Each year, the Purdue University College of Agriculture bestows its top honor, the Distinguished Agriculture Alumni Award, on mid-career alumni who have a record of outstanding accomplishments, have made significant contributions to their profession or society and have exhibited high potential for professional growth. This year's 10 honorees will receive their awards March 2 during a 3:30 p.m. convocation in the Purdue Memorial Union North Ballroom. Starting today and continuing each Monday, Wednesday and Friday leading up to the award ceremony, ConnectionsNOW! will feature honorees to give readers insight into how their Purdue education and campus experiences started them on their roads to success.
Larry E. Becker, BS '88, of Indianapolis, is president and chief executive of Becker Landscape Inc., recognized as one of the most progressive landscape companies in the Midwest. He started the company while he was pursuing his undergraduate degree at Purdue.
Becker has never lost his connection to the Purdue landscape architecture program. His nominator, Paul Siciliano, associate professor of horticulture and landscape architecture, said Becker and his staff are regular participants in the HORT 317 (Landscape Contracting and Management) course. "Each year, students spend time with Larry's team of landscape professionals, affording them the opportunity to be current with industry trends, opportunities and challenges, as well as the latest technologies and equipment," Siciliano said.
• Which Purdue faculty member had the most profound impact on your professional career? Greg Pierceall, a professor of landscape architecture (now professor emeritus), had an impact on me as a student because he was approachable and made the subject matter fun to learn. He would let you know if the right ideas were not clicking and that it was OK to take a break and then go back to the project. The fresh perspective would usually do the trick to get the creative ideas moving again. He even had an impact on my business after school when he worked as a consultant and helped cultivate customers that are still an important part of business today.
• What part of your visit back to campus in March are you most looking forward to? I am lucky in that I get to visit campus a lot, with my two daughters being students the last few years. My favorite part of being on campus is seeing old friends and reliving the great memories of when we were up there as students.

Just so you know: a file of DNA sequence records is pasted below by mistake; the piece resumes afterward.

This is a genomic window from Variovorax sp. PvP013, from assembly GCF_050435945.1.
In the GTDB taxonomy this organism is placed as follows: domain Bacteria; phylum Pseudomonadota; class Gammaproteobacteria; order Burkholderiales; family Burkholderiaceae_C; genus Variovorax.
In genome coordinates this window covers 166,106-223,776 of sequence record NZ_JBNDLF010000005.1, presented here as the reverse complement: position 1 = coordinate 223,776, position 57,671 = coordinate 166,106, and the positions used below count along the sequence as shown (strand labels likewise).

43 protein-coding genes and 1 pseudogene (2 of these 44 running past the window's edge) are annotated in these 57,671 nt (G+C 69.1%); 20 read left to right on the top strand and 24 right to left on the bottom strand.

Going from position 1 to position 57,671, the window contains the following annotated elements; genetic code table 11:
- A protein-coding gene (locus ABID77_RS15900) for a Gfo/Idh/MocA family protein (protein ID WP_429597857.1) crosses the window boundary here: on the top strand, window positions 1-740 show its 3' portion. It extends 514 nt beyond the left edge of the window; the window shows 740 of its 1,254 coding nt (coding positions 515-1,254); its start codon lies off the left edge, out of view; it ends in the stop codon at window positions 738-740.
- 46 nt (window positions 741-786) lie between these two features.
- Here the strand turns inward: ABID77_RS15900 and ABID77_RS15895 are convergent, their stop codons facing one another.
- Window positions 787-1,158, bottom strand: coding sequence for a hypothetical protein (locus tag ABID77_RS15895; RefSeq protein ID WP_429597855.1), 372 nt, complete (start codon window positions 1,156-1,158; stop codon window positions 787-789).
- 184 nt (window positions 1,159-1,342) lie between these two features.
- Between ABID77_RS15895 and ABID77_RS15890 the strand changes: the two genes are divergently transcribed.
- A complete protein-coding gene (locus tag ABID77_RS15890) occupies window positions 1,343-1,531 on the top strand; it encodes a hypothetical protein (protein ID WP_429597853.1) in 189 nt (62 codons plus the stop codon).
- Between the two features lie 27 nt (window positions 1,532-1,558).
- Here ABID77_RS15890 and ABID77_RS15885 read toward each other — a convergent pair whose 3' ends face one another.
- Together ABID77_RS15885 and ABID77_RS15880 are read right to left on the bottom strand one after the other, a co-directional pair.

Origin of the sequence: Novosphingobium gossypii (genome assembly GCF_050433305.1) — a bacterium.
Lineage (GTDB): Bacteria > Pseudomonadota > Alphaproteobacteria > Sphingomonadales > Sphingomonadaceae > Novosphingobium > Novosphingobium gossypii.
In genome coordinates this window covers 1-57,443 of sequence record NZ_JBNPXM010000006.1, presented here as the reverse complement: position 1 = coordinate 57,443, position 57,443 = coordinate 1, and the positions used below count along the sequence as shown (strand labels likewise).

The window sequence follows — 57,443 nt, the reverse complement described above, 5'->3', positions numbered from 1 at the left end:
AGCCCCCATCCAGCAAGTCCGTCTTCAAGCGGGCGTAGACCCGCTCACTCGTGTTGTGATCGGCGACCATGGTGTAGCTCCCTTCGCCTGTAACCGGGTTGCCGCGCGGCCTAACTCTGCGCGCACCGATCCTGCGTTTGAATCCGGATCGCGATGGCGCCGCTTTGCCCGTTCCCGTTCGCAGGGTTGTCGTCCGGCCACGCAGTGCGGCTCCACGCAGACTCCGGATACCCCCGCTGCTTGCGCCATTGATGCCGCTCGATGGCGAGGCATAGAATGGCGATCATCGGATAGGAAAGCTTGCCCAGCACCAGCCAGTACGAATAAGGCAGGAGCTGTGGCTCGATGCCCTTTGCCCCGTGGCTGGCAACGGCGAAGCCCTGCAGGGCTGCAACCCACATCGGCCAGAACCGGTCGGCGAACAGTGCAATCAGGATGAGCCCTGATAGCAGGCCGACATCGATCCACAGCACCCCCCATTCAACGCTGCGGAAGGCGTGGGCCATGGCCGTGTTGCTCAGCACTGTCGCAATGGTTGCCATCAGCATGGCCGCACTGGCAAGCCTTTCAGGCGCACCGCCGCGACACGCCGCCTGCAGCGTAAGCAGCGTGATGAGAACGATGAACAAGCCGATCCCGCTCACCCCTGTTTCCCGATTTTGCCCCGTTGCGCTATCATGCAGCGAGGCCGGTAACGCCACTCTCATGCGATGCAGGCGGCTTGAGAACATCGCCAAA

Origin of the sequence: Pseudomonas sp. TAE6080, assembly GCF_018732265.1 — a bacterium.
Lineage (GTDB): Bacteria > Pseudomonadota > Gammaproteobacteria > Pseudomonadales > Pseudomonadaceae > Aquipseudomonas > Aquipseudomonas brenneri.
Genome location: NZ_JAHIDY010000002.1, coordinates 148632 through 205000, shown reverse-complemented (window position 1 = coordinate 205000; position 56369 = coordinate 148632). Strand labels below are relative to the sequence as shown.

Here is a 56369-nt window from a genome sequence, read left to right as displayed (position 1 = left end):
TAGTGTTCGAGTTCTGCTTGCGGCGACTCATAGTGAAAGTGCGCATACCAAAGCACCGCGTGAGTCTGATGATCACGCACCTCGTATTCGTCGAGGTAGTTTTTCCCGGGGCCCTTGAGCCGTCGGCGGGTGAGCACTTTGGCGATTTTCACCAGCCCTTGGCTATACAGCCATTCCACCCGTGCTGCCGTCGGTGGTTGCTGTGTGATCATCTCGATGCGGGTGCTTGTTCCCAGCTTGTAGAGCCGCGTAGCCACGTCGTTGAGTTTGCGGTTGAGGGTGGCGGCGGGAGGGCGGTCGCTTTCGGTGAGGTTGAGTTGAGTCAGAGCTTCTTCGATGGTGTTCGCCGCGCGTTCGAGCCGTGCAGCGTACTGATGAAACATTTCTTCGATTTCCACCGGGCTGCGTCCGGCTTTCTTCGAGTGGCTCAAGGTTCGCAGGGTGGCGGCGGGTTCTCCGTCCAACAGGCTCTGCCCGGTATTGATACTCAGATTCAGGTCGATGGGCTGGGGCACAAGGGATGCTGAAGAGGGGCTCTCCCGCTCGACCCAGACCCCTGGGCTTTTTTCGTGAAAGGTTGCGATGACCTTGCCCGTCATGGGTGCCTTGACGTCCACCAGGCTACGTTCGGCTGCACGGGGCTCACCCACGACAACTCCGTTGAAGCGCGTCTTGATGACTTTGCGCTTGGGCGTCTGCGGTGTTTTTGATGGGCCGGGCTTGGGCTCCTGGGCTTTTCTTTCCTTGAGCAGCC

• Why did you select Purdue as the place to continue your education? I have had an interest in plants since I was young. So Purdue was a natural choice for me to pursue my degree. I had always spent time with my dad working in the yard and have a love for it.
• Where was your favorite place on campus to study? The Purdue Memorial Union was the place I studied the most on campus. It was the hub of the campus and always had so much spirit and energy.
• Were you a good student at Purdue? That depends on how you define a good student. I was running my company while working my way through school. So everything I was learning was being translated to practical use on a daily basis. That was a huge advantage for me to have that opportunity. For some classes, the grade was the goal for me. But I have never regretted not getting all straight A's.
• What was the most difficult course you took at Purdue? Chemistry. As much as it fascinated me, it frustrated me as well. I did not understand the value of it in my life until I was out in the real world. I noticed that once I was working, I often referred to principles I learned in chemistry to explain landscape maintenance and installation to people.
• What do you miss most about your college days at Purdue? I miss the fun and freedom of those days. The excitement of the football games and carefree times were a great part of my life.
• What is the best advice you got while you were at Purdue? The best advice I remember was to absorb as much as you can while you are at Purdue. It is all here for the taking. Once the end of my time at Purdue was in sight, I took advantage and loaded up on courses to learn as much as I could.
• What is the best advice you have ever given? To new graduates or new people in the field, I would say, Don't get hung up on what you want to do or where you want to be. Just start. Learn as much as you can and do the best job you can, no matter what that job is. It will pay off and help you with defining where you want to go.
Read about other 2012 Distinguished Agriculture Alumni Award winners.